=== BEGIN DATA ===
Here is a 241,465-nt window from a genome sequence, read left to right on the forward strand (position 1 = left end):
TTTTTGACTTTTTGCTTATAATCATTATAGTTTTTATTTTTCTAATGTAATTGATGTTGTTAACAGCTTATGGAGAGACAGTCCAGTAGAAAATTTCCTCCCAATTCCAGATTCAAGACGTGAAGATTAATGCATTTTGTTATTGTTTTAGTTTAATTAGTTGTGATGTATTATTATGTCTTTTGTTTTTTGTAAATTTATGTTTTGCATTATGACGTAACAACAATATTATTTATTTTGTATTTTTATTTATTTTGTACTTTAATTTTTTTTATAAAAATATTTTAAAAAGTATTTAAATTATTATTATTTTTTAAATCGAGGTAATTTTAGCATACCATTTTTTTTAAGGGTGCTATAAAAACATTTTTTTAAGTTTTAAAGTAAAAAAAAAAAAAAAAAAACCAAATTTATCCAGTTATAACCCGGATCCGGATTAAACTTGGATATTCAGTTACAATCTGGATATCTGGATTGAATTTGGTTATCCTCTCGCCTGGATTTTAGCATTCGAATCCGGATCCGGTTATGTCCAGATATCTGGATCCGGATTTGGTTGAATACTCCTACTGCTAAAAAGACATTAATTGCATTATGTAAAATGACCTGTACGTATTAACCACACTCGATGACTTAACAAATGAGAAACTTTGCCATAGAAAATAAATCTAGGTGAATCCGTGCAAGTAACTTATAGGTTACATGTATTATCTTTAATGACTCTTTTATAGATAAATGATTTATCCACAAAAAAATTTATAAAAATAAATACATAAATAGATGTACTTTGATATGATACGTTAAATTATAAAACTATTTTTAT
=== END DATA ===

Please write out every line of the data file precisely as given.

Here is a 241,465-nt window from a genome sequence, read left to right on the forward strand (position 1 = left end):
TTTTTGACTTTTTGCTTATAATCATTATAGTTTTTATTTTTCTAATGTAATTGATGTTGTTAACAGCTTATGGAGAGACAGTCCAGTAGAAAATTTCCTCCCAATTCCAGATTCAAGACGTGAAGATTAATGCATTTTGTTATTGTTTTAGTTTAATTAGTTGTGATGTATTATTATGTCTTTTGTTTTTTGTAAATTTATGTTTTGCATTATGACGTAACAACAATATTATTTATTTTGTATTTTTATTTATTTTGTACTTTAATTTTTTTTATAAAAATATTTTAAAAAGTATTTAAATTATTATTATTTTTTAAATCGAGGTAATTTTAGCATACCATTTTTTTTAAGGGTGCTATAAAAACATTTTTTTAAGTTTTAAAGTAAAAAAAAAAAAAAAAAAACCAAATTTATCCAGTTATAACCCGGATCCGGATTAAACTTGGATATTCAGTTACAATCTGGATATCTGGATTGAATTTGGTTATCCTCTCGCCTGGATTTTAGCATTCGAATCCGGATCCGGTTATGTCCAGATATCTGGATCCGGATTTGGTTGAATACTCCTACTGCTAAAAAGACATTAATTGCATTATGTAAAATGACCTGTACGTATTAACCACACTCGATGACTTAACAAATGAGAAACTTTGCCATAGAAAATAAATCTAGGTGAATCCGTGCAAGTAACTTATAGGTTACATGTATTATCTTTAATGACTCTTTTATAGATAAATGATTTATCCACAAAAAAATTTATAAAAATAAATACATAAATAGATGTACTTTGATATGATACGTTAAATTATAAAACTATTTTTAT